Downtown Crossing

The name is a little unnerving, but otherwise this place is paleo heaven. There are no less than 13 different steak options on the menu, all served with bone marrow butter and roasted garlic. Want a little surf with your turf? Add on some jumbo shrimp. Want to really go all out? Opt for the 6-ounce, $185 Japanese Wagyu sirloin, and top it with some seared Hudson Valley foie gras.

Available for Reservations

This Back Bay institution is so entrenched, you almost take it for granted—until you crave a gluttonous celebration and beeline it to Boylston Street. There is no reinvention of the wheel here, but rather a celebration of chophouse classics like prime Midwestern steaks aged at least 30 days on the bone accompanied by creamed spinach, sauteed mushrooms, and jumbo baked potatoes served in a staid, dark-wood paneled setting. You can even lure out a pescatarian for an evening, given that the swordfish steak is the restaurant’s unofficial signature dish.

Available for Reservations

The Bancroft


How is it that one of the area’s most exciting steakhouses opened all the way out in Burlington? Whatever the why and how, the cavernous suburban restaurant has since cemented its reputation as a modern steakhouse that’s worth the drive. The delight is in the details: house-made flavored salts that season the cuts; a tomahawk steak presented tableside, then brought back to the kitchen for carving; polenta cakes shaped like little cows that accompany each steak. Bancroft's modern iron and glass decor is a refreshing detour from the standard dark wood and brass, and both the cocktail and wine programs demand you designate someone else to drive home.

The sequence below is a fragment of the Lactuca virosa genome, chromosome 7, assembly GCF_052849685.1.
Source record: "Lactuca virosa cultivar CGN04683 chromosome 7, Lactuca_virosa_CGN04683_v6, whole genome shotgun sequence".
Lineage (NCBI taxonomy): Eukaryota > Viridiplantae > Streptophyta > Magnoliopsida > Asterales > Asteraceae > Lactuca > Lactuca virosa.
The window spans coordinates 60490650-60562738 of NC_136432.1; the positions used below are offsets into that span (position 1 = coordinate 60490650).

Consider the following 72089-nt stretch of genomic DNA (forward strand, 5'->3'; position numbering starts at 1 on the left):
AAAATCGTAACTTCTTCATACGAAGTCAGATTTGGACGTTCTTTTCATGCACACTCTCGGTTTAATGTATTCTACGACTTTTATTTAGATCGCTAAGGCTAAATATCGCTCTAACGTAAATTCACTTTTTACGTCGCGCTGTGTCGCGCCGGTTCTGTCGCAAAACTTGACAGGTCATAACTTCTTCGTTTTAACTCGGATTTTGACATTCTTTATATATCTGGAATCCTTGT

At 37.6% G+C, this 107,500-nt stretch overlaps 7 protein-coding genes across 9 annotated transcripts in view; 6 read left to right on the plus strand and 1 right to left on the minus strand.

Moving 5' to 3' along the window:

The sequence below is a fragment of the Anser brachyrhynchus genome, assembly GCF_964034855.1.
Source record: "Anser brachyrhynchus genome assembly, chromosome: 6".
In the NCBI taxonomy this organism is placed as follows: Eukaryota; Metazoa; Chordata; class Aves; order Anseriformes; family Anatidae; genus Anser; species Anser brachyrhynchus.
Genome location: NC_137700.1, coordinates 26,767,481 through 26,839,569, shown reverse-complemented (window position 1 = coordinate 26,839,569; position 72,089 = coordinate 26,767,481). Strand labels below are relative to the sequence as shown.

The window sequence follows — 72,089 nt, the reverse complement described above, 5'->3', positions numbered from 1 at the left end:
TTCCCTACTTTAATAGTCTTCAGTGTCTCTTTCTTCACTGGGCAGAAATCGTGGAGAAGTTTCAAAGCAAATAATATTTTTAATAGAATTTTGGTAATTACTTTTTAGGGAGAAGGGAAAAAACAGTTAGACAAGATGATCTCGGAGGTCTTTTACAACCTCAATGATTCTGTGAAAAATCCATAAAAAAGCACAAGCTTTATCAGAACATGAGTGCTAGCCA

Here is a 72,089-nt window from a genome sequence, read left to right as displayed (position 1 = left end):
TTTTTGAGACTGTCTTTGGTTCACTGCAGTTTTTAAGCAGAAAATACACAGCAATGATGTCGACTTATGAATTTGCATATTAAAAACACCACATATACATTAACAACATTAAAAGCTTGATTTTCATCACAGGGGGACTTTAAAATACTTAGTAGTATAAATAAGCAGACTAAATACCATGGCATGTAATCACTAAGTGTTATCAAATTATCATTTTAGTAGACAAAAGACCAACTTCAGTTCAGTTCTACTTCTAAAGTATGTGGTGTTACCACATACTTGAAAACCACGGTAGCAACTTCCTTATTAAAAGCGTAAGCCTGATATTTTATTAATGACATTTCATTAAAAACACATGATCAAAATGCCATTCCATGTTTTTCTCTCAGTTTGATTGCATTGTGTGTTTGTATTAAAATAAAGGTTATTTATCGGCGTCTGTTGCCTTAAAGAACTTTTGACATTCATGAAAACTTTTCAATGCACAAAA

How to book: Make a reservation via website

OK, so, the Angus cows you’ll encounter roaming around this Groton restaurant aren’t actually dinner, but Gibbet Hill Grill’s farm setting underscores the freshness of the menu. Most of the restaurant’s produce is sourced from the farm itself—and it’s one of the only restaurants in New England that has a produce farm on site. Located inside a revamped barn, the restaurant is down-homey in its aesthetic, but the menu itself is surprisingly sophisticated, yet relatively affordable. Steak cuts include a bone-in rib-eye and a 48-ounce porter, and all come with two farm-fresh sides. Don’t bypass the cocktail program, which also incorporates a lot of the farm’s seasonal output.
How to book: Make a reservation via website

A steakhouse speakeasy is about as cool as it gets in Boston, and this little surprise is tucked inside jm Curley, one of the city’s greatest bars. Only the tiniest of signs points you to a curtained doorway in the back of the bar. Beyond that burgundy curtain is a small, dreamy chophouse just 18 seats strong doling out classic cocktails like Ward 8s and French 75s, caviar service, a wedge salad, and surprisingly affordable steak cuts, adorned with the likes of bone marrow and foie gras butter. If you’re looking to impress, Bogie’s is your meal ticket.

Available for Reservations
Meaghan Agnew will never turn down a giant steak. Follow her meat-eating habits on Instagram at @meaghandeth.